Q&A with Amplats’ Chris Griffith
The FM asked Amplats CEO Chris Griffith if he’s set for a bruising, budget-busting wage showdown
Amplats’s 59% year-to-date rally marks one of its best years since the early 2000s. It coincides with a soaring palladium price and the labour calm of a three-year wage deal — an agreement that is about to expire. The FM asked CEO Chris Griffith if he’s set for a bruising, budget-busting wage showdown.
For the deep-level mines about 60% of all the cost is labour, so you can imagine that embedding in a substantial increase in base salaries would be an unwise thing to do.
A lot of those mines are on very thin margins and being carried by some of the mechanised operations.
What you’ll end up doing is putting a lot of these mines into much earlier closure. There’s no way the company can increase wages by 50%. It’ll put, in our case, Amandelbult completely out of business. But we don’t think there’s huge appetite for a strike, given the labour losses in the industry.
Have you been surprised by palladium’s rally?
No. The market’s been in deficit for a number of years … we’ve been expecting palladium to really ratchet up materially.
Must be tempting to ratchet up production?
There are enough challenges in the industry still for us to not lose our heads and to think everything is sunshine and roses. We’ve been working very hard to focus on value and not volume … [but] I don’t think the industry has weaned itself off that mentality yet; we’re still seeing some producers talking about increasing production.
Amplats had to make a lot of bitter decisions in 2014, partly because of its debt. Is it safe to say you’ll never get into that pickle again?
An absolute level of debt — if we were investing that money into a big project that had the potential for returns — then that is not a problem. The problem was the debt was rising every year because of losses out of the base production. Our focus is to make sure that under any circumstances the company is making money and we’re not having to subsidise some operations with cash flows from others.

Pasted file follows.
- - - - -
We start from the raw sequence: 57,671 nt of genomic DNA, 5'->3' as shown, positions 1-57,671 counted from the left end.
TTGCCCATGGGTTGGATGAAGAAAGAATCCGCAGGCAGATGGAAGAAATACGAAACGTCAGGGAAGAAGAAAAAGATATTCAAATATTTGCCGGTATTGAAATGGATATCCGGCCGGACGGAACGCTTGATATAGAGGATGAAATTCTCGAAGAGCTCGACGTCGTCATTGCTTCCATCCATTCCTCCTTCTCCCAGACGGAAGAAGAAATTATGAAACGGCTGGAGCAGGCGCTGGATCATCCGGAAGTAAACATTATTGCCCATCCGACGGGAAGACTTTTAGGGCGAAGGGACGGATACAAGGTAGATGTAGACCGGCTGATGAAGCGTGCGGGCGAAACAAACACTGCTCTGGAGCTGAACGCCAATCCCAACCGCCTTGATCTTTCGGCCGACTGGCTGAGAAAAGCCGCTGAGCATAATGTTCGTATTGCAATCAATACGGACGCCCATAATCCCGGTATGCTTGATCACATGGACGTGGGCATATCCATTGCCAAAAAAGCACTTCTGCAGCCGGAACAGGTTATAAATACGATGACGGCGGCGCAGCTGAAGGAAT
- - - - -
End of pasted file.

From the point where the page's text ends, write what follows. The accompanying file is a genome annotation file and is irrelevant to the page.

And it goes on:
You may have to look for growth at some point — will it mean exploration or would you have to buy to grow?
Because we own about 40% of the world’s platinum group metal (PGM) resources we have resources to still grow the company; what we’ve got to be very careful about is watching market demand, as opposed to just growing because we can.
What will determine demand for PGMs?
The palladium market is about 80% on the gasoline auto sector and rhodium piggybacks on palladium. Diesel in Western Europe has run its course, but diesel will continue growing outside Western Europe. We’ve got to make sure that we continue investing in jewellery — we’ve seen substantial growth in India, it’s growing at about 20% per annum but still off a low base.
I think the next big growth is going to be in the green economy. [There is] downside with electrification of the drive train, [but] the potential for fuel cells and the hydrogen economy is really good for PGMs.
Did you ever think Amplats wouldn’t make it out of the hole it found itself in?
When you start big things like that you don’t know how they are going to pan out. We were shutting down mines, we had to retrench more than 15,000 people. That was very tough but it was absolutely necessary.
Does that mean we always thought we were going to get it right? I don’t think we were that confident. That’s also right, because otherwise you become so arrogant that you don’t listen or look for areas where you might make a slight detour to get the same outcome.
Many said we’d never sell Rustenburg [or] Union; we’d never be able to shut down loss-making mines. So the market wasn’t short of detractors. But we had support from Anglo American, and our board was absolutely rock solid behind management.
All those things helped because when you have a wobbly, someone else is standing strong next to you. We were absolutely adamant that we had to do the things we set out to do because there was no way this industry [was] going to come right by itself.